Spaceships serve mostly in the same capacity as a boat in most campaigns. Usually, players will not and should not have access to directly control a spaceship, and even when they do, it should generally serve little purpose except for getting their characters from plot location A to plot location B. Combat inside a ship is acceptable, or even combat on the outside surface of a ship using spacesuits, but inter-ship combat is too much of a hassle and can easily ruin a campaign. Combat in a ship that puts the ship itself at risk of destruction should if at-all possible be set up so that no matter what the PCs will live.
Functionally, spaceships are buildings that fly in space. From the outside, they may appear streamlined, but inside they’re structured much like a building (although the visible parts may have some streamlined aesthetics). Spaceships are superdevices and as-such can be upgraded in a variety of ways by finding cubes of magine (for magic spaceships) or psiodine (for psionic spaceships). The nature of these upgrades is up to GM fiat as plot demands (i.e. “I want transporters, so how much do I need for that?”). Removing a cube from a system makes that system inoperable. Most ships store their cubes in the power core and divert power as needed to each system by redirecting the power from each individual cube to its needed system.
The aspects most important to life support in space are a vacuum seal, atmospheric pressure, air supply, and comparable warmth. Creatures that don’t breathe air don’t care about air supply, but still are in big trouble if the vacuum seal or atmospheric pressure are lost (and water-breathing creatures still require water as normal). Only completely-inorganic constructs can survive in the vacuum of space. No construct with the living construct subtype is completely-inorganic. For these reasons and more, all spaceships are completely-inorganic quadrupedal constructs.
The drives that move ships aren’t drives at all and more like tugs. An advanced but highly-specialized telekinetic sphere effect called an IB (“inertial bubble”) forms around a ship (visible as a grid of bright colored lines stretching to a point at the front end of the ship, about 100 ft away from the hull) and its cargo train (if any) and surrounding area, displacing the volume (and the masses in it) entirely from most local inertial reference frames. During take-off and landing, the IB is matched to a single local inertial reference frame, such as a planet or space-dock (but even then that frame’s local gravity is practically negated). While the IB is formed, two artificial gravity wells formed inside the IB: one inside the ship pointing down, and one outside the ship pointing inward along the line of the ship’s center girder. Either of these gravity wells could be potentially disrupted, making the disrupted space have no gravity.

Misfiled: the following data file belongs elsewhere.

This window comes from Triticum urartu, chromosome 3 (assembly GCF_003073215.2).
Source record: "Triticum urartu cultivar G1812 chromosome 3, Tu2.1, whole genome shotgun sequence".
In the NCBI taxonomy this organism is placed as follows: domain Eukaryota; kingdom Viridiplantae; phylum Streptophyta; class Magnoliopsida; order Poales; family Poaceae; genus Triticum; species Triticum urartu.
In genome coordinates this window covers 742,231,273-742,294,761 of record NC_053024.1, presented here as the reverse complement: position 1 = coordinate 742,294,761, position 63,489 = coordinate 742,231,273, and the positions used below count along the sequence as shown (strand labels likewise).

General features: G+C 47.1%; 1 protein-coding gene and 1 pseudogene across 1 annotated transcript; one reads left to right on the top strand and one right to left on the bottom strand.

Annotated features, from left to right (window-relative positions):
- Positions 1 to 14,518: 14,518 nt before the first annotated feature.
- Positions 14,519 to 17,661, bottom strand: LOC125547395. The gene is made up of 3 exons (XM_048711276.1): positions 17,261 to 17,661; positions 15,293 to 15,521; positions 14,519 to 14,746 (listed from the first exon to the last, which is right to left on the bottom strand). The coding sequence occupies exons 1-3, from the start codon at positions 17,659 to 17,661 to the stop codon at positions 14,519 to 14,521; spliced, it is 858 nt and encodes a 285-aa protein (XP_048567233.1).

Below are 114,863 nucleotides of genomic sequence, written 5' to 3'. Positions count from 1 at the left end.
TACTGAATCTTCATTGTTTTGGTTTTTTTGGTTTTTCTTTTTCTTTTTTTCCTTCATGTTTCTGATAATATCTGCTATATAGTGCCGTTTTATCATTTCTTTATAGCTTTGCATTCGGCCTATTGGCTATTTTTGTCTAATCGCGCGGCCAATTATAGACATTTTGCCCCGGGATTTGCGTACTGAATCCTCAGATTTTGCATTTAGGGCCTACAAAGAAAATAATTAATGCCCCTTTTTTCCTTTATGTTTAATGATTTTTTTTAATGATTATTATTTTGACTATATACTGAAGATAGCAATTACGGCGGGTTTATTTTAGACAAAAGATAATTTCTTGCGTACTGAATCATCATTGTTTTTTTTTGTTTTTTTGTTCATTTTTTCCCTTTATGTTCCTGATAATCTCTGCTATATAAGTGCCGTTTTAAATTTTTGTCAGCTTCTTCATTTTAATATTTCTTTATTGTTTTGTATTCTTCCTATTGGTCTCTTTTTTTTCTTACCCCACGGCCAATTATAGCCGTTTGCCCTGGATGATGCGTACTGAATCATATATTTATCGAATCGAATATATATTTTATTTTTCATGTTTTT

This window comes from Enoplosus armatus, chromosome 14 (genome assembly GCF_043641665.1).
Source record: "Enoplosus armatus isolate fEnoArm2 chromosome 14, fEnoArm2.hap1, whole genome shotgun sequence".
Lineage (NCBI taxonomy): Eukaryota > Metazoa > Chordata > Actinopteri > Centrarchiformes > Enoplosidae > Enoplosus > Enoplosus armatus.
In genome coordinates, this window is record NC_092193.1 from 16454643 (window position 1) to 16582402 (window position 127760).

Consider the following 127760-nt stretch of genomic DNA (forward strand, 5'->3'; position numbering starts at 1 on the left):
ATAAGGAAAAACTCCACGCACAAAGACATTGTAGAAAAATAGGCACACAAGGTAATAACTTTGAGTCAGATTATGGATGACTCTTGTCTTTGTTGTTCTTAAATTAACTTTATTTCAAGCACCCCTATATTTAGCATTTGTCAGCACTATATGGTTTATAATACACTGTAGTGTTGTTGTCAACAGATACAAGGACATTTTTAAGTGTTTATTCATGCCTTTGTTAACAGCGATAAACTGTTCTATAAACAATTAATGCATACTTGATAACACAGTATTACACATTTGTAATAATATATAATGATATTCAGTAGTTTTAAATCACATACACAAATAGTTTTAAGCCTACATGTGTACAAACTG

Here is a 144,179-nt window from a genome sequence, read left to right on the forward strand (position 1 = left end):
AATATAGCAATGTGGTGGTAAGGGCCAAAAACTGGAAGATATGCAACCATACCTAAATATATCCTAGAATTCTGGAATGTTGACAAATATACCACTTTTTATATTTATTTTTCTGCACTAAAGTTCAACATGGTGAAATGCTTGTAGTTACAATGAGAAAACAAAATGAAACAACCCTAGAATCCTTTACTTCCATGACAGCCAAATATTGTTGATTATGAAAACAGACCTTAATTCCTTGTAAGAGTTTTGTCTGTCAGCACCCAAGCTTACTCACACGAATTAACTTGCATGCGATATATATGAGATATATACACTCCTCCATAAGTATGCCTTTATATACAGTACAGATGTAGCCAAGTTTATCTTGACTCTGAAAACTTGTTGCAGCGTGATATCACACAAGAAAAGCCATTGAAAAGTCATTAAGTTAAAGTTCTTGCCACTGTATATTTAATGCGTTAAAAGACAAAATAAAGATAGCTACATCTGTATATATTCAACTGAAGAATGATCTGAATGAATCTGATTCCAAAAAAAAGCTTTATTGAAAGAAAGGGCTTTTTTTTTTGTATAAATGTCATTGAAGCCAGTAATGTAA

IBs can bump into each other and bounce off harmlessly, because from the perspective outside, it’s as if there’s no mass inside the IBs. While such a bump might look disorienting looking at the instruments on a ship when it happens, no change in momentum is experienced by the mass inside the IB. An IB can even be instantiated around a nearby object with the right kind of ship.
That said, while an IB is great for moving around and mitigating collisions with other IBs and the masses within them, mass can still move through an IB’s edge as normal, and that’s where various defenses protect the ship. The most common type of defense is an “active telekinetic defense” (ATD), where the pilot senses incoming objects through a neural interface and deflects them via great telekinetic hands which form move around inside of the IB. However, the ATD is so heavily specialized to reduce cost that objects not moving with extreme momentum relative to the IB pass right through the hands. More traditional force shields (frequently seen as silver-colored emerald planes ) can also be formed inside of the IB.
(This section is a Work-In-Progress)